Alaska prisons to open for visitation after year-long COVID closure

Goose Creek Prison. Photo by Ellen Lockyer, KSKA - Anchorage.
Goose Creek Prison. (Ellen Lockyer/KSKA)

The state Department of Corrections plans to open visitation on Wednesday between fully vaccinated Alaskans in its custody and public visitors including family members.

It’s the first opportunity for public visitation in over a year, since Corrections officials closed all non-essential access to facilities in March of 2020 as the pandemic took hold in Alaska.

The recent DOC announcement on visitation comes with some caveats. A number of recent positive tests at Anchorage and Ketchikan correctional centers mean those facilities will remain closed. And only prisoners who are two weeks out after their final vaccine dose can receive visitors.

A recent court fight and the judge’s decision caused DOC to drop a similar vaccination requirement last week determining who could meet in-person with their lawyers.

RELATED: Judge orders state to allow in-person visits for lawyers and jailed clients, whether vaccinated or not

Angela Hall, who heads the group Supporting Our Loved Ones, said family members of incarcerated people are unhappy about the vaccination requirement for visitation. That will severely limit who is allowed to see their loved ones and that it doesn’t make sense because visitation will be between a barrier, she said.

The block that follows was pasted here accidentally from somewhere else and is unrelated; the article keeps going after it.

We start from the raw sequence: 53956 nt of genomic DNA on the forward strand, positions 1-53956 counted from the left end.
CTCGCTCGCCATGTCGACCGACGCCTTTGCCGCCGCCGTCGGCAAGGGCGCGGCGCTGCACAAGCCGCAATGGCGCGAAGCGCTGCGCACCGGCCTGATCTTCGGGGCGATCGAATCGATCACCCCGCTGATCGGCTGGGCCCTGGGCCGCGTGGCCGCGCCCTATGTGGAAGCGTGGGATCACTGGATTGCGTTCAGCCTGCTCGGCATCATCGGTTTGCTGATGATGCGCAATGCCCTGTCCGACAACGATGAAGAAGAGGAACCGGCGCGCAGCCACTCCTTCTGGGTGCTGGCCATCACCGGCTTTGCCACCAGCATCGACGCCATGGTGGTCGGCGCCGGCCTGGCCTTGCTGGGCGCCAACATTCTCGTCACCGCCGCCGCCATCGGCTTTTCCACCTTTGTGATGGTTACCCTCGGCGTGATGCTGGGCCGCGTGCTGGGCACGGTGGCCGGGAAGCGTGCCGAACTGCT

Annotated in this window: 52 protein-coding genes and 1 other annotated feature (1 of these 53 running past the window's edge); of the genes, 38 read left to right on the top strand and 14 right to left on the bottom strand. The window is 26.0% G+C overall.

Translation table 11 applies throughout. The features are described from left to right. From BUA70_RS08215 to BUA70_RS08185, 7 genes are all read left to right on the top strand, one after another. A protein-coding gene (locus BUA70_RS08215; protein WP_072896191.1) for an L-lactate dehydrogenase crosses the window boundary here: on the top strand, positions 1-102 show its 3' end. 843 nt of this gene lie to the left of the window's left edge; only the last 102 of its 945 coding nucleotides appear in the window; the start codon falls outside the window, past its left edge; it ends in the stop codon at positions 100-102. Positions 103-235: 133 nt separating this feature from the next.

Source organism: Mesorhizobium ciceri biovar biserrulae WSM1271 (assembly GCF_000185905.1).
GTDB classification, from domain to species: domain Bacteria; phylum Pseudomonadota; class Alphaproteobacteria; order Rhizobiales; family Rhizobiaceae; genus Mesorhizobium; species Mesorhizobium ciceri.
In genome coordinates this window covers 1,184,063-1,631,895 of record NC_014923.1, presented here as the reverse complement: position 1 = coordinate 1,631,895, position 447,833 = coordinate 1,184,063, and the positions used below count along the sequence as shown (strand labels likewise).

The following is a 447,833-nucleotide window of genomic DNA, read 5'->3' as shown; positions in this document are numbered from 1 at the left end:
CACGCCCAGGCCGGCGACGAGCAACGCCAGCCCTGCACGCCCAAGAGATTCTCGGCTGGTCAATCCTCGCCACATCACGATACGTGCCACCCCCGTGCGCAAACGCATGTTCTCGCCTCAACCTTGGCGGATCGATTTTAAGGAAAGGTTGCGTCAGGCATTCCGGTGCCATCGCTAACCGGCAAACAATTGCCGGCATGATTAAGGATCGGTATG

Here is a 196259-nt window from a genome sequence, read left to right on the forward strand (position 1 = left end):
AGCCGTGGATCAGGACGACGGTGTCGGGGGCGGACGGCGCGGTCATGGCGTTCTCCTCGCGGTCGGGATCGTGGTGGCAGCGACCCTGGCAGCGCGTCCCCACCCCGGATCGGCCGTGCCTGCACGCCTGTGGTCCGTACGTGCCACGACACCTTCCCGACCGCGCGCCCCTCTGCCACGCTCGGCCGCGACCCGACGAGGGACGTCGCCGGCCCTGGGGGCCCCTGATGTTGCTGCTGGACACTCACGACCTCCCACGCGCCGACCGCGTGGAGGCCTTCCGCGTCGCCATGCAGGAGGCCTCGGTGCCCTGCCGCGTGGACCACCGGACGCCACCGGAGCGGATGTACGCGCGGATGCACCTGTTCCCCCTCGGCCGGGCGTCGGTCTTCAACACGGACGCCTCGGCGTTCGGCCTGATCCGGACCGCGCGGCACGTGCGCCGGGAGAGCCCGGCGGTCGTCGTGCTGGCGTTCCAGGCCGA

“So it puts you in a very difficult position, and that’s everybody. Everybody had to decide whether or not they felt comfortable taking the vaccination or not,” Hall said. “But it’s our right, right? It’s our right to decide for ourselves whether or not we want to take the vaccination or not. And so it does put people in kind of a difficult position, because they really want to see their family members. It’s been a long time.”

Department of Corrections spokeswoman Sarah Gallagher wrote in an email, “It is our hope that the public recognizes DOC’s responsibility to keep those in our custody safe and as protected from COVID-19 as possible.”

According to the Department of Corrections, about 1,840 inmates have completed a full vaccination series, as of its last update on April 11. On Monday, DOC had about 4,500 people in custody.

DOC said those hoping to visit loved ones behind bars need to make an appointment and will be subject to COVID-19 screening measures, including temperature checks. A mask over the nose and mouth is required, and no physical contact will be allowed.

Casey Grove is host of Alaska News Nightly, a general assignment reporter and an editor at Alaska Public Media. Reach him at Read more about Casey here

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